I find myself in reflective mood while writing this post. This is partly because, earlier in the year, in January to be more precise, I passed a psychological and biblical milestone: my 70th birthday. If I remember my RE studies at boarding school correctly, there is mention of three score years and ten somewhere in the bible. I forget the context, but I assume it refers to the span of a man’s life. (I don’t remember if the estimate for a woman is different.) I refer to my present state of contemplation also because earlier this month, my wife and I attended a 70th birthday celebration of a friend who lived next door to me while I was a postgraduate student at Birmingham University. It was a splendid event, which included a ride on a red routemaster bus and a cruise on the River Cam. Several flatmates from our house in Edgbaston and the house next door were also at the event, together with their partners.
My academic age, as it were, is a year ahead of my contemporaries, which meant that my 70th birthday was the first of the group of friends I keep in touch with from our university days and was also the first amongst other friends who I have known for many years. One friend from my boarding school days had his 70th birthday earlier this month. So it begins: I’m waiting for everyone to catch up with me now that I am in my 71st year.
I looked around familiar faces while we were cruising on the river Cam, taking in the reality of decades of lives led since we graduated, of children born and grown to become adults, of careers made and left behind, of aspirations and ambitions realised or left out of reach and wondered whether the so-called baby boomer generation of the late 1940s has been more fortunate than later generations. I remember a remark made by J, a friend who lives in Edinburgh: ‘We’ve never had to go to war; we’ve largely had jobs for life; it was relatively easy to buy a house. We’ve been very lucky.” J is right: we have been lucky. I’ll add to J’s list that we didn’t have to pay for our higher education.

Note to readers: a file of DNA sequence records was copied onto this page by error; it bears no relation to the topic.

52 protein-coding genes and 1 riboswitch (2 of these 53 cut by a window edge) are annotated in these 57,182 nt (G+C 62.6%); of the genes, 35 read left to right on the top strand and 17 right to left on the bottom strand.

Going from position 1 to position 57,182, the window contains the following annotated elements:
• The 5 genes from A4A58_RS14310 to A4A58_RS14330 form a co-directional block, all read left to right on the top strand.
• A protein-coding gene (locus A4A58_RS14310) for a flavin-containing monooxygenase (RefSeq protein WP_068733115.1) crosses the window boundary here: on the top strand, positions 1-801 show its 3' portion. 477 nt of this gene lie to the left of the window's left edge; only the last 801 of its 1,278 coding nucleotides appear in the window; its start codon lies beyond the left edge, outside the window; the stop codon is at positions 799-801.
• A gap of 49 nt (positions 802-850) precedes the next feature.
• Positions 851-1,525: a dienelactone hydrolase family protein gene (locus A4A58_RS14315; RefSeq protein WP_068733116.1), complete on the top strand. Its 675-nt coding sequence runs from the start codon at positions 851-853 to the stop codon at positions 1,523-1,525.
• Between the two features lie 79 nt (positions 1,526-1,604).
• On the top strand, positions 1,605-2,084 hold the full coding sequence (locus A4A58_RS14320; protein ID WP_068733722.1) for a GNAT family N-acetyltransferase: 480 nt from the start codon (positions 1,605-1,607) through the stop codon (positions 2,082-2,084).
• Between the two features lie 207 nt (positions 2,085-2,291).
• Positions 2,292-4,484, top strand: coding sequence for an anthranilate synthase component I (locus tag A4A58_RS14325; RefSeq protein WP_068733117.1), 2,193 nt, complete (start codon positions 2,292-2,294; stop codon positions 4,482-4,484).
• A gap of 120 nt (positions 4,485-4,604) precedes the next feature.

I can still bring to mind the sense of optimism that I felt when I eventually finished my university studies. In my 20s and 30s, I expected society to actually make progress and deal with the major issues and problems of the day such as homelessness, racism, and war in the Middle East. It turned out that history tends to repeat itself and society hasn’t learnt from the past: we are still faced with these same issues today.
It is often said that we are, once more, living in an age of anxiety, a term used by W. H. Auden in his poem written in 1948 in which a group of characters struggle to come to terms with a shifting world. In the past 18 months, the world order seems to have shifted again. The rise of populism has resulted in an incompetent president of the United States of America and a majority of the population of the United Kingdom was persuaded to leave a mutually beneficial economic arrangement with Europe. Other trends and events have severely dented my sense of optimism. The aftermath of events in Charlottesville, in the USA, brought a counter demonstration to the streets. One poster read: I can’t believe I’m demonstrating against Nazism over 70 years after WW2. At least the rise of the right in Europe has been tempered to some extent in The Netherlands and in Germany. The past few years have also witnessed a rise in random acts of terrorism: another factor that can contribute to a collective sense of anxiety.